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Lessons Learned from Growing Native Vines: Chesapeake Gardens

One arched trellis: three vines.

view of native plant garden through trellised arch
Arch with Three Vines

With a dreamy vision of an arch covered with flowers for most of the growing season, I planted three vines at the base of this metal trellis five years ago: Carolina jessamine for yellow flowers in early spring, crossvine for orange flowers in late spring and maypop for purple and white flowers in summer and early fall. The results of the combination are mixed. The vines each are dream makers!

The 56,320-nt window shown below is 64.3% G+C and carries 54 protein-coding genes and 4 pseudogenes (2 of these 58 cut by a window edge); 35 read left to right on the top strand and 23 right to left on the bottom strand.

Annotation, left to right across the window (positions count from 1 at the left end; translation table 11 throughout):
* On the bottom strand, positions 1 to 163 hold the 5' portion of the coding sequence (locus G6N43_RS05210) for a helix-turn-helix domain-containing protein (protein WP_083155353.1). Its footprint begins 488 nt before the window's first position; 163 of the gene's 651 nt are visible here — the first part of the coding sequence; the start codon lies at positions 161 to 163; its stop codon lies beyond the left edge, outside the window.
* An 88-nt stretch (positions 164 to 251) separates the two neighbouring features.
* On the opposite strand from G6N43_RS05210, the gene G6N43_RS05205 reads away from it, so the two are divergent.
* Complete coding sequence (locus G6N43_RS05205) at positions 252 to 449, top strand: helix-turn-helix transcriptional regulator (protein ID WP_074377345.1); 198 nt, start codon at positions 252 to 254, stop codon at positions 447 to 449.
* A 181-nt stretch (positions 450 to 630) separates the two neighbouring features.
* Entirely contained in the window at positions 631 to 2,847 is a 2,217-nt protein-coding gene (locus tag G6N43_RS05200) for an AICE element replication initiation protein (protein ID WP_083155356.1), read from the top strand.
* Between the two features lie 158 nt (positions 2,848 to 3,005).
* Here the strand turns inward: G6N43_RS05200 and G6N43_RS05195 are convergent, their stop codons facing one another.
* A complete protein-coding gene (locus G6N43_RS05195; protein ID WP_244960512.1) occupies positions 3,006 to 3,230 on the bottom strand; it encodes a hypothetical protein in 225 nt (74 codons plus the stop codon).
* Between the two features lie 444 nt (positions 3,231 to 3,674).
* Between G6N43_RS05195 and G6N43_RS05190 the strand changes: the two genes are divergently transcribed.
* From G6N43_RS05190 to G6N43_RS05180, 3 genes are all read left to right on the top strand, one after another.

Vine One: Maypop

mosaic close-up of the maypop flower on wood
Maypop Flower

These exquisite flowers crazily attract both people and pollinators. They are intricate, colorful and unique. Maypop vine (Passiflora incarnata) grows in full sun and part shade. This perennial vine dies back each winter and regrows the following year to about 12 feet.

It grows aggressively, meaning it will send runners under ground that pop up 10 feet or more from the plant's base. If you are in your garden regularly, pulling the new sprouts is fairly manageable but if your garden is not tended for weeks at a time in summer, planting in containers may be your best bet.

This vine is native to the eastern and southern U.S. Passion flower vine is host to the larva of several butterflies and the fruit is attractive to birds. Our mature vine starts flowering in June. Fruits begin to form then and continue all summer long.